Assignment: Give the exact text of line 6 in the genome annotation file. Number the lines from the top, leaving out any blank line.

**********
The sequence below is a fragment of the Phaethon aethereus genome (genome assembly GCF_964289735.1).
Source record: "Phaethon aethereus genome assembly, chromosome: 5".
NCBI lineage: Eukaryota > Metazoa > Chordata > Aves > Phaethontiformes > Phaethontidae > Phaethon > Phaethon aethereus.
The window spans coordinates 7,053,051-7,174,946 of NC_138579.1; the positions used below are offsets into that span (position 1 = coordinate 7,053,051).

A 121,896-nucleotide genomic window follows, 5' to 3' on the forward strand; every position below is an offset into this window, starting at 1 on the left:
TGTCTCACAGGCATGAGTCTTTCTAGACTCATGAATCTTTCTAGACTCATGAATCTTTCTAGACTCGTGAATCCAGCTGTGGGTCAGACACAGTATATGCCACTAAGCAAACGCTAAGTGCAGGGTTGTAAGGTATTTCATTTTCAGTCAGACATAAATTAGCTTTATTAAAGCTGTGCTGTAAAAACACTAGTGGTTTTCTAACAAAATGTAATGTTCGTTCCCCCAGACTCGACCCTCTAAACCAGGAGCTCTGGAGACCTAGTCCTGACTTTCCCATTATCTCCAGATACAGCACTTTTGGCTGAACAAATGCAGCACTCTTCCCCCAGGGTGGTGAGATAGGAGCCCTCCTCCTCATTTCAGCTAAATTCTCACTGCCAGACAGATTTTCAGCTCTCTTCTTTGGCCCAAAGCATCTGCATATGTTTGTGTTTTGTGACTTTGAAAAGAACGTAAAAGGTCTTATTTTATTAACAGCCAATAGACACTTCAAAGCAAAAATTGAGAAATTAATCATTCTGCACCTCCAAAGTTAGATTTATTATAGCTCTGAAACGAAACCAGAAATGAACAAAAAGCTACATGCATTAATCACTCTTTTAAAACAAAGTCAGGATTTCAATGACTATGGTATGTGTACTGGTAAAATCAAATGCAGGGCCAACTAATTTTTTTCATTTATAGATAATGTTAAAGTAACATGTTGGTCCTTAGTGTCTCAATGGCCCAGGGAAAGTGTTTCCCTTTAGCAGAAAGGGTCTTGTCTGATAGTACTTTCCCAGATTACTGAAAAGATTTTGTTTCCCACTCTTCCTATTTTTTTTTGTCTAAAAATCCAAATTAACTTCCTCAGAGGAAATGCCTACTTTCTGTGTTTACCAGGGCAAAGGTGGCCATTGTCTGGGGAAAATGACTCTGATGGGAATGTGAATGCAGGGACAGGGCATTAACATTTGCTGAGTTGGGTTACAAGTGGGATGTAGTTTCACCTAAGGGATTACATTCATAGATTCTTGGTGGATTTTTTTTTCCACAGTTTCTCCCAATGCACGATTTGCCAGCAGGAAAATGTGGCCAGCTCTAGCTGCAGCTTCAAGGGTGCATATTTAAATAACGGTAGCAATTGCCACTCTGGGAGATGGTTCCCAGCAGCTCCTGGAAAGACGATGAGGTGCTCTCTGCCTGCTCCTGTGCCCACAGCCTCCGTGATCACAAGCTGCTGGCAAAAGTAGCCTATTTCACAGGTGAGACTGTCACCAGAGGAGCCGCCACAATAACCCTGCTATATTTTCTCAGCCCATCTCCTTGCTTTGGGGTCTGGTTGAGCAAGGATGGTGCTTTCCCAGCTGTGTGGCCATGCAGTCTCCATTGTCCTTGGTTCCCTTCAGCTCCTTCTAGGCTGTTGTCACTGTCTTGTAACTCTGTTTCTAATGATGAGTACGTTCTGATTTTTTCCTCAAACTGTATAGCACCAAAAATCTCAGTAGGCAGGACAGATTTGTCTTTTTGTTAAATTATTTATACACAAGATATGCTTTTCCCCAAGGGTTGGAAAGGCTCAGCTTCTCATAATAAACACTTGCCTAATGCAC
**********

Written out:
TGTCTCACAGGCATGAGTCTTTCTAGACTCATGAATCTTTCTAGACTCATGAATCTTTCTAGACTCGTGAATCCAGCTGTGGGTCAGACACAGTATATGCCACTAAGCAAACGCTAAGTGCAGGGTTGTAAGGTATTTCATTTTCAGTCAGACATAAATTAGCTTTATTAAAGCTGTGCTGTAAAAACACTAGTGGTTTTCTAACAAAATGTAATGTTCGTTCCCCCAGACTCGACCCTCTAAACCAGGAGCTCTGGAGACCTAGTCCTGACTTTCCCATTATCTCCAGATACAGCACTTTTGGCTGAACAAATGCAGCACTCTTCCCCCAGGGTGGTGAGATAGGAGCCCTCCTCCTCATTTCAGCTAAATTCTCACTGCCAGACAGATTTTCAGCTCTCTTCTTTGGCCCAAAGCATCTGCATATGTTTGTGTTTTGTGACTTTGAAAAGAACGTAAAAGGTCTTATTTTATTAACAGCCAATAGACACTTCAAAGCAAAAATTGAGAAATTAATCATTCTGCACCTCCAAAGTTAGATTTATTATAGCTCTGAAACGAAACCAGAAATGAACAAAAAGCTACATGCATTAATCACTCTTTTAAAACAAAGTCAGGATTTCAATGACTATGGTATGTGTACTGGTAAAATCAAATGCAGGGCCAACTAATTTTTTTCATTTATAGATAATGTTAAAGTAACATGTTGGTCCTTAGTGTCTCAATGGCCCAGGGAAAGTGTTTCCCTTTAGCAGAAAGGGTCTTGTCTGATAGTACTTTCCCAGATTACTGAAAAGATTTTGTTTCCCACTCTTCCTATTTTTTTTTGTCTAAAAATCCAAATTAACTTCCTCAGAGGAAATGCCTACTTTCTGTGTTTACCAGGGCAAAGGTGGCCATTGTCTGGGGAAAATGACTCTGATGGGAATGTGAATGCAGGGACAGGGCATTAACATTTGCTGAGTTGGGTTACAAGTGGGATGTAGTTTCACCTAAGGGATTACATTCATAGATTCTTGGTGGATTTTTTTTTCCACAGTTTCTCCCAATGCACGATTTGCCAGCAGGAAAATGTGGCCAGCTCTAGCTGCAGCTTCAAGGGTGCATATTTAAATAACGGTAGCAATTGCCACTCTGGGAGATGGTTCCCAGCAGCTCCTGGAAAGACGATGAGGTGCTCTCTGCCTGCTCCTGTGCCCACAGCCTCCGTGATCACAAGCTGCTGGCAAAAGTAGCCTATTTCACAGGTGAGACTGTCACCAGAGGAGCCGCCACAATAACCCTGCTATATTTTCTCAGCCCATCTCCTTGCTTTGGGGTCTGGTTGAGCAAGGATGGTGCTTTCCCAGCTGTGTGGCCATGCAGTCTCCATTGTCCTTGGTTCCCTTCAGCTCCTTCTAGGCTGTTGTCACTGTCTTGTAACTCTGTTTCTAATGATGAGTACGTTCTGATTTTTTCCTCAAACTGTATAGCACCAAAAATCTCAGTAGGCAGGACAGATTTGTCTTTTTGTTAAATTATTTATACACAAGATATGCTTTTCCCCAAGGGTTGGAAAGGCTCAGCTTCTCATAATAAACACTTGCCTAATGCAC